Thursday, April 22, 2010
Fiddler on the Rialto
The cast of Fiddler on the Roof (Rowan University: April, 2010)
Stage left is NOT where the fiddler sat. Number one. The show began as a piece of symmetry with Tevye, a poor milkman on one side of the roof and the fiddler on the other side. One man explained in words of the meaning of this show and the other told it through singular notated music. But this story is not about a fiddler. And it is not a compelling story about Tevye who tries to maintain a Jewish life. This show is about one thing.
Nothing in the history of Rowan University has ever encapsulated theatre filled with such energy. The life that Director Lane Savadove and Music Director Marian Stieber breathed into this new production was fresh, raw, and brilliant. And the magic of this production was beyond palpable. I have only one word for this theatrical event: Dazzling. And thank God this production is not transferring to Broadway, because my bank account would be depleted from buying eight tickets a week. Because I could watch this production every day and it would never get old.
But back to the symmetry. The entire production utilized symmetry in the literal sense of its own characters, and in the implication that this piece is far from being outdated. It may even have something to say about our own lives. The opening sequence was symmetrical, the blocking, the emotions, and the energy were spot on. And the final level of symmetry was Rowan's ability to produce professional live theater and professional live music, all in one production.
After Tevye (played by Kevin Melendez...I'll tell you how he did in a minute) descends from the roof, he introduces us to the Russian shtetl (small town) of Anatevka in 1905. Finally, Tevye breaks into the music by declaring "Tradition" with the entire cast. But ironically, Savadove's direction broke the tradition of this musical and re-imagined the opening number from what once was a primal dance into a panorama of struggling socio-economic Jewish families, all laboring in their thankless jobs for the love of their community. Subtlety was the life of the opening sequence, and the lives of each member of the society.
The musical focuses in on the small village of Anatevka and a milkman Tevye who is confidant in tradition but struggles not to lose his own soul within the loss of tradition in his family. And the only reason that point was made clear was because the role was played by Kevin Melendez.
Melendez stripped away the conventional structure of Tevye and exposed everything he could muster as a performer. His singing seemlessly melded with the rawness of his portrayal of the character.
Tevye's three daughters, Tzeitel (Kerry Baglivio), Hodel (Jenna Kuerzi), and Chava (Jade Froeder) are all in a power struggle against the traditional arrangements of marriages, deciding to abandon the matchmaker and marry for love. This, naturally, is where Tevye begins to struggle, but eventually bend for the marriages of Tzeitel and Hodel. However, Chava's marriage to a non-Jewish Russian official is the breaking point for Tevye and he disowns her, but gives a glimmer of hope to her before the family leaves Anatevka.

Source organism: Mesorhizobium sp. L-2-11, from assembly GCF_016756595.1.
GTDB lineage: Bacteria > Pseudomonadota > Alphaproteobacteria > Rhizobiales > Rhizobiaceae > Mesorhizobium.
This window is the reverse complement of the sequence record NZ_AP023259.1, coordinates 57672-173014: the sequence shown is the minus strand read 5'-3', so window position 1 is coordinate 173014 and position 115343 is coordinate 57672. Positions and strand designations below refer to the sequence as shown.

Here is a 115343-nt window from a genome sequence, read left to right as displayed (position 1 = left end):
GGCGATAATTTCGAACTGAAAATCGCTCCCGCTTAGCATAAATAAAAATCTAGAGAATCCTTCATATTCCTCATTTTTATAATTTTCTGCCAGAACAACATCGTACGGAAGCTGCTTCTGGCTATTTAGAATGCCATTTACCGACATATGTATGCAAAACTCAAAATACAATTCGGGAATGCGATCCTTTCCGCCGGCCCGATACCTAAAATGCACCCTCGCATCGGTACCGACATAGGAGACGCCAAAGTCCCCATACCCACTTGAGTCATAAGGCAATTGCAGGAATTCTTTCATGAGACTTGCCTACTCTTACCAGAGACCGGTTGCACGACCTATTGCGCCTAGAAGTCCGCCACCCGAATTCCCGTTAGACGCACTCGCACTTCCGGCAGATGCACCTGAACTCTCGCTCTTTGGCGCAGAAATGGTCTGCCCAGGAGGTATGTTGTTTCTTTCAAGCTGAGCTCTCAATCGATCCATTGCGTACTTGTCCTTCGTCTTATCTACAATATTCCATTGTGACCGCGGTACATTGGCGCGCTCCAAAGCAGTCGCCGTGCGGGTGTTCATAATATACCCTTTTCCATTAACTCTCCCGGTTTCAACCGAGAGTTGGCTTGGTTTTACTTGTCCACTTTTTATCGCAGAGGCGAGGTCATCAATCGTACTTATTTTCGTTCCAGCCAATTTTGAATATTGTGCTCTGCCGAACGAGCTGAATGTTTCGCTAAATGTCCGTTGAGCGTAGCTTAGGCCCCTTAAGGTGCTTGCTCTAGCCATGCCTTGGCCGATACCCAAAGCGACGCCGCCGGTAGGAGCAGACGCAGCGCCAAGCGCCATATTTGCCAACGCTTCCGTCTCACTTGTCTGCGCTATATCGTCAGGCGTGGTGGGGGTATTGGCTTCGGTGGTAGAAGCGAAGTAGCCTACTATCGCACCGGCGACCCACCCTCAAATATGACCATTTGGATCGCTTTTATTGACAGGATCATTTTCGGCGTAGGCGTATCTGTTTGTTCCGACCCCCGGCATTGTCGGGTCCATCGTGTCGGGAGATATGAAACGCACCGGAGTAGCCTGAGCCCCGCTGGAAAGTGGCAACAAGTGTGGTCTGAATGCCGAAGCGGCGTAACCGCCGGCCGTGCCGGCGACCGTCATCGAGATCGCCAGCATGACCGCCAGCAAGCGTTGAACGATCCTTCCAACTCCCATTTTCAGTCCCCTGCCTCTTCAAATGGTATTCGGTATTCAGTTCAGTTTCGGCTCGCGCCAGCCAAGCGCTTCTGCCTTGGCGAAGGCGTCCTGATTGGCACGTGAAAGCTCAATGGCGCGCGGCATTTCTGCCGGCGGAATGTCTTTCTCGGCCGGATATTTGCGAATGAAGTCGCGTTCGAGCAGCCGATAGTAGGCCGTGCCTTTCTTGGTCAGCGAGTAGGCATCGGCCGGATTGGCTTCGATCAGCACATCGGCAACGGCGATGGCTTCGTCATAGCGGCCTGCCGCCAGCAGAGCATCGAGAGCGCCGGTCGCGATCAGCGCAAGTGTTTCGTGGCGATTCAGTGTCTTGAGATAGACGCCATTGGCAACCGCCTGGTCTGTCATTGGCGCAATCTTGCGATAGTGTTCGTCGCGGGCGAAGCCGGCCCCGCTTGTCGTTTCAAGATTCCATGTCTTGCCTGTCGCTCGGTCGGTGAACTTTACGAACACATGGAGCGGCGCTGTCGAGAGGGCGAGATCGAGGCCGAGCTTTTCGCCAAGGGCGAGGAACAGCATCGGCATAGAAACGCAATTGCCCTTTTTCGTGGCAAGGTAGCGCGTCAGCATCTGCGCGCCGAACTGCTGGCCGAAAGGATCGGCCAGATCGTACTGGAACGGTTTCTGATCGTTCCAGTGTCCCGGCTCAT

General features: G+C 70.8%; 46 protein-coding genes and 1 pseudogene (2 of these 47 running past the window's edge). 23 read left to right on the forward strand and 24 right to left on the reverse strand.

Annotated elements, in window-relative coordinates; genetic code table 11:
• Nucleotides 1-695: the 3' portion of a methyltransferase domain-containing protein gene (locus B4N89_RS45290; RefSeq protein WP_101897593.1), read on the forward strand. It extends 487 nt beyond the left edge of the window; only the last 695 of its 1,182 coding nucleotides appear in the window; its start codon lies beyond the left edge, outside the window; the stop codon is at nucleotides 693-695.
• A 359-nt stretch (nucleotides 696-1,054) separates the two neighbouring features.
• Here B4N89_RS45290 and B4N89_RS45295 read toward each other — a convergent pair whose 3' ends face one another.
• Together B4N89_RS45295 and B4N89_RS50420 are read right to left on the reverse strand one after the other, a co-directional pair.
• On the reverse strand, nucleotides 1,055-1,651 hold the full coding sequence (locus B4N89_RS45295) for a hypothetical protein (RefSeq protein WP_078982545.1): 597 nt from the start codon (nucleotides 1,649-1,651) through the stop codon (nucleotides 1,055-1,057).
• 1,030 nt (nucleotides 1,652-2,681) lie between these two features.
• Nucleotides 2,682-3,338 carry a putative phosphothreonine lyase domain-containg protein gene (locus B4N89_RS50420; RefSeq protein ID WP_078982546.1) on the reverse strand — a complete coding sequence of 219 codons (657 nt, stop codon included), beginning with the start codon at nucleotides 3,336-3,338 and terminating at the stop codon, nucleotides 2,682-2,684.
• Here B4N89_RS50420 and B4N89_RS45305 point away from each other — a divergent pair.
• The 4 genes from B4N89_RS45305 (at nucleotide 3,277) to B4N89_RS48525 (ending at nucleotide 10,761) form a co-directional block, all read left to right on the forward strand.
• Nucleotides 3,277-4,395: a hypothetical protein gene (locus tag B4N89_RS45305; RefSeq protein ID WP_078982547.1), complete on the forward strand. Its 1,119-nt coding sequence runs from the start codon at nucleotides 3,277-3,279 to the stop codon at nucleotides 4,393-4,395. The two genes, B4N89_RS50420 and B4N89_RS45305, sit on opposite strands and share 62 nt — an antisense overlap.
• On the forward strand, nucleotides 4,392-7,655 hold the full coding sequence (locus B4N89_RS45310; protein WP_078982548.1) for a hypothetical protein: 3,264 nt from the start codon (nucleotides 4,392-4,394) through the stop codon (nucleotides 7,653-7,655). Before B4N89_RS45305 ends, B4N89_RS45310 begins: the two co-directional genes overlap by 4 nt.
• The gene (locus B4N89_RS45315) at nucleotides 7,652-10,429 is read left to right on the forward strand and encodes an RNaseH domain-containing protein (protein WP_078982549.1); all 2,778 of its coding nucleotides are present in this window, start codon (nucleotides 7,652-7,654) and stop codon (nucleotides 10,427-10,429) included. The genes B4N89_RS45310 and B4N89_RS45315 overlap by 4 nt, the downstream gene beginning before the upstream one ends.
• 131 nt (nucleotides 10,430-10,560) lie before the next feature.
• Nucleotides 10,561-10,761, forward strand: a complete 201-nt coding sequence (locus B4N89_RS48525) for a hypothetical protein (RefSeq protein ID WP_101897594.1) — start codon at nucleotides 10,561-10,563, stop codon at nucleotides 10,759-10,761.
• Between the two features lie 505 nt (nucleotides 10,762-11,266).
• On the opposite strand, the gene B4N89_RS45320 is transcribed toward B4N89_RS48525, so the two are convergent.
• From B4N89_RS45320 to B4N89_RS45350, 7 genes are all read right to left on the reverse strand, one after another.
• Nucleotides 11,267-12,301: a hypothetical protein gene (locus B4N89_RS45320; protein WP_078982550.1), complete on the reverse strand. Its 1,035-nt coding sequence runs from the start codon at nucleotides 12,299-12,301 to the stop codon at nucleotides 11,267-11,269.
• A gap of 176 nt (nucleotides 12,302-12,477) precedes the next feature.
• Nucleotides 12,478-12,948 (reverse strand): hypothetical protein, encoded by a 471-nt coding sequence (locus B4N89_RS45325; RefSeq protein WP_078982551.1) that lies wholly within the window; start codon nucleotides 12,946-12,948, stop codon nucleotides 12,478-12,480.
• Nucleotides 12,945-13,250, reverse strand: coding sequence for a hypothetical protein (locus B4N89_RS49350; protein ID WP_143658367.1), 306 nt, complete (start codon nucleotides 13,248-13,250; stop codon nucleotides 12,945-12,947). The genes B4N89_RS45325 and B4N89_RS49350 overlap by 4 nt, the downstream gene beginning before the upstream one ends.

The chorus was a powerhouse of choreography and energy, especially the "L'Chaim" sequence in the bar.
Baglivio gave a wonderful performance and Froeder stretched her capabilities with grappling the dynamics of her roles. Kuerzi gave a flawless flow from acting into singing without overplaying the character as often is seen in many musicals. Her work was honest and genuine, especially in "Far From The Home I Love"
Andrew Clotworthy played a difficult middle-aged single man searching for new love. I must apologize to Clotworthy because in my past reviews of work at Rowan, I have not given credit where credit is due. And credit is due to Mr. Clotworthy. The inner sadness that Clotworthy's Lazar Wolf experiences came across vibrantly, his work in Fools last season was hysterical (a show that was senselessly reviewed by another writer...I thought that show was awesome), and his work in Our Country's Good was stunning. He and Melendez have developed a rapport of fresh talent.
Tevye's wife, Golde (Rachel Bauer) was brash and true, culminating in an enlightening view of household women in Russia. Especially nice were her moments in "Do You Love Me?"
Let's also not forget the unforgettable performances of Chris Bratek as Perchick who gave a strong portrayal of a young man in search of himself and his own rebellion, along with the always great A.J. Mendini, playing a very gentle Motel who heartwarmingly sees the innocent beauty of live.
The technicality of the production was a blessing for Rowan's vast departments. The balance of sound, the orchestra, and the phenomenal lighting (especially with the stars) all lent life into the production.
As a graduating senior (this May) I want to thank the Rowan Theater and Music Department for letting me review your work over the past two years. I have the utmost respect for each and every one of you. You all really went out this year on a bang. Keep doing what you do, because your productions are Rowan's greatest TRADITION!
-Jim Cook Jr.
p.s. When Fruma-Sarah began to come out of the bed I really started thinking 'oh no, they're going to do the "Wicked" thing' but don't worry. I've seen Wicked. Yours was not only better, but it was the coolest thing I've ever seen done on a stage. True story.